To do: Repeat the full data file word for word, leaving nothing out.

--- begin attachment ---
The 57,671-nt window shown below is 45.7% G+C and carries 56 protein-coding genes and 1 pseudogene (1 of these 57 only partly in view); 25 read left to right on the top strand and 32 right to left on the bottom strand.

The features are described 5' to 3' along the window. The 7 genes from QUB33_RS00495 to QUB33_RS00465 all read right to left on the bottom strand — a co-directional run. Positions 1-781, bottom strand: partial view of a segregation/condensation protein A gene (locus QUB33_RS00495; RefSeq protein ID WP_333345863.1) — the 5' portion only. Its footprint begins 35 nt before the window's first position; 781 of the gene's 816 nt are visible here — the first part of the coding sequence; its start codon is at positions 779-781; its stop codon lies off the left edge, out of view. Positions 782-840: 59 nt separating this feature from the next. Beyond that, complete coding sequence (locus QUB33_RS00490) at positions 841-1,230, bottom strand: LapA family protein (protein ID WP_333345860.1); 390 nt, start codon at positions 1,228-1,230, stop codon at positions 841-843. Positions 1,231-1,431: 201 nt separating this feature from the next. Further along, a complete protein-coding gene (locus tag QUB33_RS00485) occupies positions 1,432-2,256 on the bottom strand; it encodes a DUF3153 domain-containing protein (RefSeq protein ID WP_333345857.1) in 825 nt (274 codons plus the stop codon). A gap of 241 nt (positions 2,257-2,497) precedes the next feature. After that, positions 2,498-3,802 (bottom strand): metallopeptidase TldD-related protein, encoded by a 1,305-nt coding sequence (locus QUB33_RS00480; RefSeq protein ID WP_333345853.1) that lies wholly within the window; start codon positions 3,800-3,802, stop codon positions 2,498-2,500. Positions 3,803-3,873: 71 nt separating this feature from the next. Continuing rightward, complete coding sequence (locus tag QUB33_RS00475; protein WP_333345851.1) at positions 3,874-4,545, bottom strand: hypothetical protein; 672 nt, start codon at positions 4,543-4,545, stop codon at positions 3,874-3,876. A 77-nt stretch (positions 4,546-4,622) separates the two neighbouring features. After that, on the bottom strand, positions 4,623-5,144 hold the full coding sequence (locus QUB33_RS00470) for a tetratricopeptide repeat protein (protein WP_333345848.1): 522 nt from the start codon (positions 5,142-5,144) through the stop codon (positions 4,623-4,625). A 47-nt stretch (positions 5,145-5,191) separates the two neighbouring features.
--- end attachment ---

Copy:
The 57,671-nt window shown below is 45.7% G+C and carries 56 protein-coding genes and 1 pseudogene (1 of these 57 only partly in view); 25 read left to right on the top strand and 32 right to left on the bottom strand.

The features are described 5' to 3' along the window. The 7 genes from QUB33_RS00495 to QUB33_RS00465 all read right to left on the bottom strand — a co-directional run. Positions 1-781, bottom strand: partial view of a segregation/condensation protein A gene (locus QUB33_RS00495; RefSeq protein ID WP_333345863.1) — the 5' portion only. Its footprint begins 35 nt before the window's first position; 781 of the gene's 816 nt are visible here — the first part of the coding sequence; its start codon is at positions 779-781; its stop codon lies off the left edge, out of view. Positions 782-840: 59 nt separating this feature from the next. Beyond that, complete coding sequence (locus QUB33_RS00490) at positions 841-1,230, bottom strand: LapA family protein (protein ID WP_333345860.1); 390 nt, start codon at positions 1,228-1,230, stop codon at positions 841-843. Positions 1,231-1,431: 201 nt separating this feature from the next. Further along, a complete protein-coding gene (locus tag QUB33_RS00485) occupies positions 1,432-2,256 on the bottom strand; it encodes a DUF3153 domain-containing protein (RefSeq protein ID WP_333345857.1) in 825 nt (274 codons plus the stop codon). A gap of 241 nt (positions 2,257-2,497) precedes the next feature. After that, positions 2,498-3,802 (bottom strand): metallopeptidase TldD-related protein, encoded by a 1,305-nt coding sequence (locus QUB33_RS00480; RefSeq protein ID WP_333345853.1) that lies wholly within the window; start codon positions 3,800-3,802, stop codon positions 2,498-2,500. Positions 3,803-3,873: 71 nt separating this feature from the next. Continuing rightward, complete coding sequence (locus tag QUB33_RS00475; protein WP_333345851.1) at positions 3,874-4,545, bottom strand: hypothetical protein; 672 nt, start codon at positions 4,543-4,545, stop codon at positions 3,874-3,876. A 77-nt stretch (positions 4,546-4,622) separates the two neighbouring features. After that, on the bottom strand, positions 4,623-5,144 hold the full coding sequence (locus QUB33_RS00470) for a tetratricopeptide repeat protein (protein WP_333345848.1): 522 nt from the start codon (positions 5,142-5,144) through the stop codon (positions 4,623-4,625). A 47-nt stretch (positions 5,145-5,191) separates the two neighbouring features.